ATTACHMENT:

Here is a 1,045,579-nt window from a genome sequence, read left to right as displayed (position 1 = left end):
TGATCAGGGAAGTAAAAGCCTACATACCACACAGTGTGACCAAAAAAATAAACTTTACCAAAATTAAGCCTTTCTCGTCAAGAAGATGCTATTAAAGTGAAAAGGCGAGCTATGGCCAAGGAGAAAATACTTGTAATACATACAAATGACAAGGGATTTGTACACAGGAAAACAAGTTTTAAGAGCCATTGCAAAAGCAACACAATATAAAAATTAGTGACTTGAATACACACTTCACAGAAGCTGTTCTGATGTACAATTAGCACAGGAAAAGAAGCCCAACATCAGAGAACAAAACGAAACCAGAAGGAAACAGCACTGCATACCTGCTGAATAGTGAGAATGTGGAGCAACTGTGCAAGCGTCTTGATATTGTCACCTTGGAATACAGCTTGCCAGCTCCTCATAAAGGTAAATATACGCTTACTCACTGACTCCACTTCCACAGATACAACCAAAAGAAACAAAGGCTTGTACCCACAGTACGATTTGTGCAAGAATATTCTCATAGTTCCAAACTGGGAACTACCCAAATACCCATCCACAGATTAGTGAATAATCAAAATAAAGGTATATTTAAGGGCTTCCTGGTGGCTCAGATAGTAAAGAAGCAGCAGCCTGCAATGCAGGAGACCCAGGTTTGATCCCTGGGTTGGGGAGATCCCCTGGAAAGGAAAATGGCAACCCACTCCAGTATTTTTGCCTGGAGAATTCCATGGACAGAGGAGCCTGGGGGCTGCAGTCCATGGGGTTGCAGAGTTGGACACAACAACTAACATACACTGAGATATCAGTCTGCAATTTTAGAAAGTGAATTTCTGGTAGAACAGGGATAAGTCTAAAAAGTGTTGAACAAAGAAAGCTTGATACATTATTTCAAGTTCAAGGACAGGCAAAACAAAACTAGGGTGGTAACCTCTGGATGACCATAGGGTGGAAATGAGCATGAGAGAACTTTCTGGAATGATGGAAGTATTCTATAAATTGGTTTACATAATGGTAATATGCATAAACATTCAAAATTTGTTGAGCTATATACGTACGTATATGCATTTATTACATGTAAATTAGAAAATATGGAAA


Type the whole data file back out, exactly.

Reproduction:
Here is a 1,045,579-nt window from a genome sequence, read left to right as displayed (position 1 = left end):
TGATCAGGGAAGTAAAAGCCTACATACCACACAGTGTGACCAAAAAAATAAACTTTACCAAAATTAAGCCTTTCTCGTCAAGAAGATGCTATTAAAGTGAAAAGGCGAGCTATGGCCAAGGAGAAAATACTTGTAATACATACAAATGACAAGGGATTTGTACACAGGAAAACAAGTTTTAAGAGCCATTGCAAAAGCAACACAATATAAAAATTAGTGACTTGAATACACACTTCACAGAAGCTGTTCTGATGTACAATTAGCACAGGAAAAGAAGCCCAACATCAGAGAACAAAACGAAACCAGAAGGAAACAGCACTGCATACCTGCTGAATAGTGAGAATGTGGAGCAACTGTGCAAGCGTCTTGATATTGTCACCTTGGAATACAGCTTGCCAGCTCCTCATAAAGGTAAATATACGCTTACTCACTGACTCCACTTCCACAGATACAACCAAAAGAAACAAAGGCTTGTACCCACAGTACGATTTGTGCAAGAATATTCTCATAGTTCCAAACTGGGAACTACCCAAATACCCATCCACAGATTAGTGAATAATCAAAATAAAGGTATATTTAAGGGCTTCCTGGTGGCTCAGATAGTAAAGAAGCAGCAGCCTGCAATGCAGGAGACCCAGGTTTGATCCCTGGGTTGGGGAGATCCCCTGGAAAGGAAAATGGCAACCCACTCCAGTATTTTTGCCTGGAGAATTCCATGGACAGAGGAGCCTGGGGGCTGCAGTCCATGGGGTTGCAGAGTTGGACACAACAACTAACATACACTGAGATATCAGTCTGCAATTTTAGAAAGTGAATTTCTGGTAGAACAGGGATAAGTCTAAAAAGTGTTGAACAAAGAAAGCTTGATACATTATTTCAAGTTCAAGGACAGGCAAAACAAAACTAGGGTGGTAACCTCTGGATGACCATAGGGTGGAAATGAGCATGAGAGAACTTTCTGGAATGATGGAAGTATTCTATAAATTGGTTTACATAATGGTAATATGCATAAACATTCAAAATTTGTTGAGCTATATACGTACGTATATGCATTTATTACATGTAAATTAGAAAATATGGAAA